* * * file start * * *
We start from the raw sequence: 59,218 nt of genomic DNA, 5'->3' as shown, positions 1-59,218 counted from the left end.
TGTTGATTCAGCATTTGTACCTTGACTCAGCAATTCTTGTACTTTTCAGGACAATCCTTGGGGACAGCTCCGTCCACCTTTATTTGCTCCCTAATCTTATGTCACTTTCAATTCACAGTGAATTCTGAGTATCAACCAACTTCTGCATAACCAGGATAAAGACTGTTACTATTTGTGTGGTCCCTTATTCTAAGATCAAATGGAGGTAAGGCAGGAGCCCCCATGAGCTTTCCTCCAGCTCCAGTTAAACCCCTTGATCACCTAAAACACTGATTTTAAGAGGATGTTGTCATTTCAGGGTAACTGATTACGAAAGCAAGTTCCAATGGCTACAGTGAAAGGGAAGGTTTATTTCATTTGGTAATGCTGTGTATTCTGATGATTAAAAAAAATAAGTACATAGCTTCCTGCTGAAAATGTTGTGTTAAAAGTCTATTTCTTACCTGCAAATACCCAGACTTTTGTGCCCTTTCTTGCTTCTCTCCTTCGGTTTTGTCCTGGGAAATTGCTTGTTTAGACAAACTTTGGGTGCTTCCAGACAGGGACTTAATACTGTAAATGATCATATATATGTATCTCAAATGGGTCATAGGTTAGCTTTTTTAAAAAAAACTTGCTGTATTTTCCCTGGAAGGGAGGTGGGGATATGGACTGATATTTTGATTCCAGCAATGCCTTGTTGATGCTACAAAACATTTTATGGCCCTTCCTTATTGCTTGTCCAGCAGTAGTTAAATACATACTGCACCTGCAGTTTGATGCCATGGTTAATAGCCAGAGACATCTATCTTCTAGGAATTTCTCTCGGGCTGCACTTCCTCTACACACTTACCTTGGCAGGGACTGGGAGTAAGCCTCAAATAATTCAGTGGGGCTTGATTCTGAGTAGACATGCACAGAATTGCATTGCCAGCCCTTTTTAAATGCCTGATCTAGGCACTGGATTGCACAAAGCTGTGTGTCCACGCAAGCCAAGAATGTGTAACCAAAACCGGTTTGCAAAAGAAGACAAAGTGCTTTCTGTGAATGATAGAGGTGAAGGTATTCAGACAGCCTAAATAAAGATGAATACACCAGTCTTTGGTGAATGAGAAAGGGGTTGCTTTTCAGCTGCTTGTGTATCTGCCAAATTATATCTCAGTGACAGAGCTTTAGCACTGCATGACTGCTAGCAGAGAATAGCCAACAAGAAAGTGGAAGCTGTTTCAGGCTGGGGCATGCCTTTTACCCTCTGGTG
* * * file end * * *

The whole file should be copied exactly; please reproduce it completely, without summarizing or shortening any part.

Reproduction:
We start from the raw sequence: 59,218 nt of genomic DNA, 5'->3' as shown, positions 1-59,218 counted from the left end.
TGTTGATTCAGCATTTGTACCTTGACTCAGCAATTCTTGTACTTTTCAGGACAATCCTTGGGGACAGCTCCGTCCACCTTTATTTGCTCCCTAATCTTATGTCACTTTCAATTCACAGTGAATTCTGAGTATCAACCAACTTCTGCATAACCAGGATAAAGACTGTTACTATTTGTGTGGTCCCTTATTCTAAGATCAAATGGAGGTAAGGCAGGAGCCCCCATGAGCTTTCCTCCAGCTCCAGTTAAACCCCTTGATCACCTAAAACACTGATTTTAAGAGGATGTTGTCATTTCAGGGTAACTGATTACGAAAGCAAGTTCCAATGGCTACAGTGAAAGGGAAGGTTTATTTCATTTGGTAATGCTGTGTATTCTGATGATTAAAAAAAATAAGTACATAGCTTCCTGCTGAAAATGTTGTGTTAAAAGTCTATTTCTTACCTGCAAATACCCAGACTTTTGTGCCCTTTCTTGCTTCTCTCCTTCGGTTTTGTCCTGGGAAATTGCTTGTTTAGACAAACTTTGGGTGCTTCCAGACAGGGACTTAATACTGTAAATGATCATATATATGTATCTCAAATGGGTCATAGGTTAGCTTTTTTAAAAAAAACTTGCTGTATTTTCCCTGGAAGGGAGGTGGGGATATGGACTGATATTTTGATTCCAGCAATGCCTTGTTGATGCTACAAAACATTTTATGGCCCTTCCTTATTGCTTGTCCAGCAGTAGTTAAATACATACTGCACCTGCAGTTTGATGCCATGGTTAATAGCCAGAGACATCTATCTTCTAGGAATTTCTCTCGGGCTGCACTTCCTCTACACACTTACCTTGGCAGGGACTGGGAGTAAGCCTCAAATAATTCAGTGGGGCTTGATTCTGAGTAGACATGCACAGAATTGCATTGCCAGCCCTTTTTAAATGCCTGATCTAGGCACTGGATTGCACAAAGCTGTGTGTCCACGCAAGCCAAGAATGTGTAACCAAAACCGGTTTGCAAAAGAAGACAAAGTGCTTTCTGTGAATGATAGAGGTGAAGGTATTCAGACAGCCTAAATAAAGATGAATACACCAGTCTTTGGTGAATGAGAAAGGGGTTGCTTTTCAGCTGCTTGTGTATCTGCCAAATTATATCTCAGTGACAGAGCTTTAGCACTGCATGACTGCTAGCAGAGAATAGCCAACAAGAAAGTGGAAGCTGTTTCAGGCTGGGGCATGCCTTTTACCCTCTGGTG